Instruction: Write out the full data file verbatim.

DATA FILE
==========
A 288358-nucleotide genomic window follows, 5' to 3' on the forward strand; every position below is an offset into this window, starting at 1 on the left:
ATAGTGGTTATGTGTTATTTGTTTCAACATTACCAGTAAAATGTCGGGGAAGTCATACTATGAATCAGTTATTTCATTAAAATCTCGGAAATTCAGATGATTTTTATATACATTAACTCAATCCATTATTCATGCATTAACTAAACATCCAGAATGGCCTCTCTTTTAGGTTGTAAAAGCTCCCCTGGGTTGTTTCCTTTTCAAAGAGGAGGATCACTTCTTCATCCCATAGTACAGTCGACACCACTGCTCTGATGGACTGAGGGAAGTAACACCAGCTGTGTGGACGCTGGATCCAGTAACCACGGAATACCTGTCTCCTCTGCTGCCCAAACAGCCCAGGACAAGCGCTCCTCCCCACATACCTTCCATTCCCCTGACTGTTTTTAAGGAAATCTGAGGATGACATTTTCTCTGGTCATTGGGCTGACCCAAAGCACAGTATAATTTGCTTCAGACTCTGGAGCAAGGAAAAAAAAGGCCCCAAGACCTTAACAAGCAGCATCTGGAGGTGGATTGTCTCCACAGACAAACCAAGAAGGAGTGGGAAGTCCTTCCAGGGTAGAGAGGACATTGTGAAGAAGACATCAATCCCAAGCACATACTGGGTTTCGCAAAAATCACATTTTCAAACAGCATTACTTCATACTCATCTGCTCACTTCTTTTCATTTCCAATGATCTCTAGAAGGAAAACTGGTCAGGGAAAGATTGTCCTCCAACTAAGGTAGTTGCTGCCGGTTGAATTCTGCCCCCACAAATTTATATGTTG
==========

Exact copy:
A 288358-nucleotide genomic window follows, 5' to 3' on the forward strand; every position below is an offset into this window, starting at 1 on the left:
ATAGTGGTTATGTGTTATTTGTTTCAACATTACCAGTAAAATGTCGGGGAAGTCATACTATGAATCAGTTATTTCATTAAAATCTCGGAAATTCAGATGATTTTTATATACATTAACTCAATCCATTATTCATGCATTAACTAAACATCCAGAATGGCCTCTCTTTTAGGTTGTAAAAGCTCCCCTGGGTTGTTTCCTTTTCAAAGAGGAGGATCACTTCTTCATCCCATAGTACAGTCGACACCACTGCTCTGATGGACTGAGGGAAGTAACACCAGCTGTGTGGACGCTGGATCCAGTAACCACGGAATACCTGTCTCCTCTGCTGCCCAAACAGCCCAGGACAAGCGCTCCTCCCCACATACCTTCCATTCCCCTGACTGTTTTTAAGGAAATCTGAGGATGACATTTTCTCTGGTCATTGGGCTGACCCAAAGCACAGTATAATTTGCTTCAGACTCTGGAGCAAGGAAAAAAAAGGCCCCAAGACCTTAACAAGCAGCATCTGGAGGTGGATTGTCTCCACAGACAAACCAAGAAGGAGTGGGAAGTCCTTCCAGGGTAGAGAGGACATTGTGAAGAAGACATCAATCCCAAGCACATACTGGGTTTCGCAAAAATCACATTTTCAAACAGCATTACTTCATACTCATCTGCTCACTTCTTTTCATTTCCAATGATCTCTAGAAGGAAAACTGGTCAGGGAAAGATTGTCCTCCAACTAAGGTAGTTGCTGCCGGTTGAATTCTGCCCCCACAAATTTATATGTTG